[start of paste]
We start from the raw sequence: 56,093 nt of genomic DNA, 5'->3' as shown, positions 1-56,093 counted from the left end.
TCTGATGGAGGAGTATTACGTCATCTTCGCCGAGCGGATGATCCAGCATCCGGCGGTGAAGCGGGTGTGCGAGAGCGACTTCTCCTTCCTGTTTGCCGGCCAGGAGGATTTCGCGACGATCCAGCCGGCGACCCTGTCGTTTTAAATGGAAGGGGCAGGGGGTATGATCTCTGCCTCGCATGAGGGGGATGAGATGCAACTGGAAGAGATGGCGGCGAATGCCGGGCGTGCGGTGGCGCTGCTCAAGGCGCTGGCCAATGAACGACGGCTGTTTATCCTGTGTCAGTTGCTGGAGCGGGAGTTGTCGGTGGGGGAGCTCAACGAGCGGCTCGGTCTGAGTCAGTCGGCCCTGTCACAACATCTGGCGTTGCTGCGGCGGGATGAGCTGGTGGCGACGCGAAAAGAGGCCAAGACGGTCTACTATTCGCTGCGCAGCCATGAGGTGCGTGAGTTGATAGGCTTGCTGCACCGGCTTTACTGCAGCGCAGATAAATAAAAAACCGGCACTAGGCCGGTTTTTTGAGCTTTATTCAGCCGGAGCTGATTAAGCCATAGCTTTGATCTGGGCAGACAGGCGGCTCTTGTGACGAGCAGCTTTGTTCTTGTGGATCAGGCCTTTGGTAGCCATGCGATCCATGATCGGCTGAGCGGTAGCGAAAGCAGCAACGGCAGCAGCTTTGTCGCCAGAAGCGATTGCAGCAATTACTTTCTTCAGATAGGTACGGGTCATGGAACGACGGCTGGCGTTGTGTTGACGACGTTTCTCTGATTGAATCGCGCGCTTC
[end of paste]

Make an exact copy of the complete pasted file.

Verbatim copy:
We start from the raw sequence: 56,093 nt of genomic DNA, 5'->3' as shown, positions 1-56,093 counted from the left end.
TCTGATGGAGGAGTATTACGTCATCTTCGCCGAGCGGATGATCCAGCATCCGGCGGTGAAGCGGGTGTGCGAGAGCGACTTCTCCTTCCTGTTTGCCGGCCAGGAGGATTTCGCGACGATCCAGCCGGCGACCCTGTCGTTTTAAATGGAAGGGGCAGGGGGTATGATCTCTGCCTCGCATGAGGGGGATGAGATGCAACTGGAAGAGATGGCGGCGAATGCCGGGCGTGCGGTGGCGCTGCTCAAGGCGCTGGCCAATGAACGACGGCTGTTTATCCTGTGTCAGTTGCTGGAGCGGGAGTTGTCGGTGGGGGAGCTCAACGAGCGGCTCGGTCTGAGTCAGTCGGCCCTGTCACAACATCTGGCGTTGCTGCGGCGGGATGAGCTGGTGGCGACGCGAAAAGAGGCCAAGACGGTCTACTATTCGCTGCGCAGCCATGAGGTGCGTGAGTTGATAGGCTTGCTGCACCGGCTTTACTGCAGCGCAGATAAATAAAAAACCGGCACTAGGCCGGTTTTTTGAGCTTTATTCAGCCGGAGCTGATTAAGCCATAGCTTTGATCTGGGCAGACAGGCGGCTCTTGTGACGAGCAGCTTTGTTCTTGTGGATCAGGCCTTTGGTAGCCATGCGATCCATGATCGGCTGAGCGGTAGCGAAAGCAGCAACGGCAGCAGCTTTGTCGCCAGAAGCGATTGCAGCAATTACTTTCTTCAGATAGGTACGGGTCATGGAACGACGGCTGGCGTTGTGTTGACGACGTTTCTCTGATTGAATCGCGCGCTTC